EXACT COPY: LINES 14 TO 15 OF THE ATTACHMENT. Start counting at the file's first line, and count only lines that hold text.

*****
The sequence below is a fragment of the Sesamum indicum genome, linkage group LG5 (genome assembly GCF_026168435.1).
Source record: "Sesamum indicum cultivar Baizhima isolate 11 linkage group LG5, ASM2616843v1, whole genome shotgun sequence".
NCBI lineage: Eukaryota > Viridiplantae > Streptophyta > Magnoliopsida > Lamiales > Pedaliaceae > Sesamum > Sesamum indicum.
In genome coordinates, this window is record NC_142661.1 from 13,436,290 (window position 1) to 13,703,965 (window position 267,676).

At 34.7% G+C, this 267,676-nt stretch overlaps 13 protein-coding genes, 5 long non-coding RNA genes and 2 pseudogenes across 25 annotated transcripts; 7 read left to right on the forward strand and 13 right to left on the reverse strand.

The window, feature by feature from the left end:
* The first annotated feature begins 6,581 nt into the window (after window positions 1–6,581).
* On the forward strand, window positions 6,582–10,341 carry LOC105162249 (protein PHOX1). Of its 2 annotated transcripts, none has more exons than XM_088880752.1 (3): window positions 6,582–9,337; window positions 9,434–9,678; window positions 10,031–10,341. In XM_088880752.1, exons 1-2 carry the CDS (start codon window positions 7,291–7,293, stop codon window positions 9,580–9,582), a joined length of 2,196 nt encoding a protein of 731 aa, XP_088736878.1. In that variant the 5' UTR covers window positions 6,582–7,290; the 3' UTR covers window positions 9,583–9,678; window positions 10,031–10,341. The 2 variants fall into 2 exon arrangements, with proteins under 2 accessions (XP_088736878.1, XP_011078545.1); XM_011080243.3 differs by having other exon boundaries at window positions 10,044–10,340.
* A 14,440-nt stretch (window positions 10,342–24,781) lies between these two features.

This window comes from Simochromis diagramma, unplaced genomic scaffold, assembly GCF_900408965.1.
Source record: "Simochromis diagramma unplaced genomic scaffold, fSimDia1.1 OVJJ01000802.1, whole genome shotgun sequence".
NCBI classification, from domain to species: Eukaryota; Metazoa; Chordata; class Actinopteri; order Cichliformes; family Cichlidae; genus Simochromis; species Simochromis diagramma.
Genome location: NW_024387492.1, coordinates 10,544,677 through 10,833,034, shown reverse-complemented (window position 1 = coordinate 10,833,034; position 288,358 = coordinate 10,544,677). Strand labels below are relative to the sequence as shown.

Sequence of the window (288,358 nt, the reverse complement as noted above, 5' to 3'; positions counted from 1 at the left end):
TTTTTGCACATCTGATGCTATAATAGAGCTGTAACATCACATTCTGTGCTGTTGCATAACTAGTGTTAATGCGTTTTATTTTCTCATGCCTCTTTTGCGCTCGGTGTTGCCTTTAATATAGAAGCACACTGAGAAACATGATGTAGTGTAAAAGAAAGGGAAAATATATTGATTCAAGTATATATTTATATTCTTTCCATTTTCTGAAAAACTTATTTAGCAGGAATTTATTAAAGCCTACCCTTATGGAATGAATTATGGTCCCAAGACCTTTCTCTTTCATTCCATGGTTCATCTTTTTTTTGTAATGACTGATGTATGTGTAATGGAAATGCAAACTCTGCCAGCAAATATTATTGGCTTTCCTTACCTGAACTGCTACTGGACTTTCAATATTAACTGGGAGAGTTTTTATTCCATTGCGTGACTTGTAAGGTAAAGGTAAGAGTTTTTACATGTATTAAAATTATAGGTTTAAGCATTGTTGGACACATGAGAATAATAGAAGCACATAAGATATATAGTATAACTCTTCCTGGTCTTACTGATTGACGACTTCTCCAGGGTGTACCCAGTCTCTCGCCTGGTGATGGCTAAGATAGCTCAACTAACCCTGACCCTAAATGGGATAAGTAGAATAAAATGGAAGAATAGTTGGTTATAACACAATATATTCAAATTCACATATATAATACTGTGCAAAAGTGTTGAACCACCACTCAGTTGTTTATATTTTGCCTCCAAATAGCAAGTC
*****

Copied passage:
Sequence of the window (288,358 nt, the reverse complement as noted above, 5' to 3'; positions counted from 1 at the left end):
TTTTTGCACATCTGATGCTATAATAGAGCTGTAACATCACATTCTGTGCTGTTGCATAACTAGTGTTAATGCGTTTTATTTTCTCATGCCTCTTTTGCGCTCGGTGTTGCCTTTAATATAGAAGCACACTGAGAAACATGATGTAGTGTAAAAGAAAGGGAAAATATATTGATTCAAGTATATATTTATATTCTTTCCATTTTCTGAAAAACTTATTTAGCAGGAATTTATTAAAGCCTACCCTTATGGAATGAATTATGGTCCCAAGACCTTTCTCTTTCATTCCATGGTTCATCTTTTTTTTGTAATGACTGATGTATGTGTAATGGAAATGCAAACTCTGCCAGCAAATATTATTGGCTTTCCTTACCTGAACTGCTACTGGACTTTCAATATTAACTGGGAGAGTTTTTATTCCATTGCGTGACTTGTAAGGTAAAGGTAAGAGTTTTTACATGTATTAAAATTATAGGTTTAAGCATTGTTGGACACATGAGAATAATAGAAGCACATAAGATATATAGTATAACTCTTCCTGGTCTTACTGATTGACGACTTCTCCAGGGTGTACCCAGTCTCTCGCCTGGTGATGGCTAAGATAGCTCAACTAACCCTGACCCTAAATGGGATAAGTAGAATAAAATGGAAGAATAGTTGGTTATAACACAATATATTCAAATTCACATATATAATACTGTGCAAAAGTGTTGAACCACCACTCAGTTGTTTATATTTTGCCTCCAAATAGCAAGTC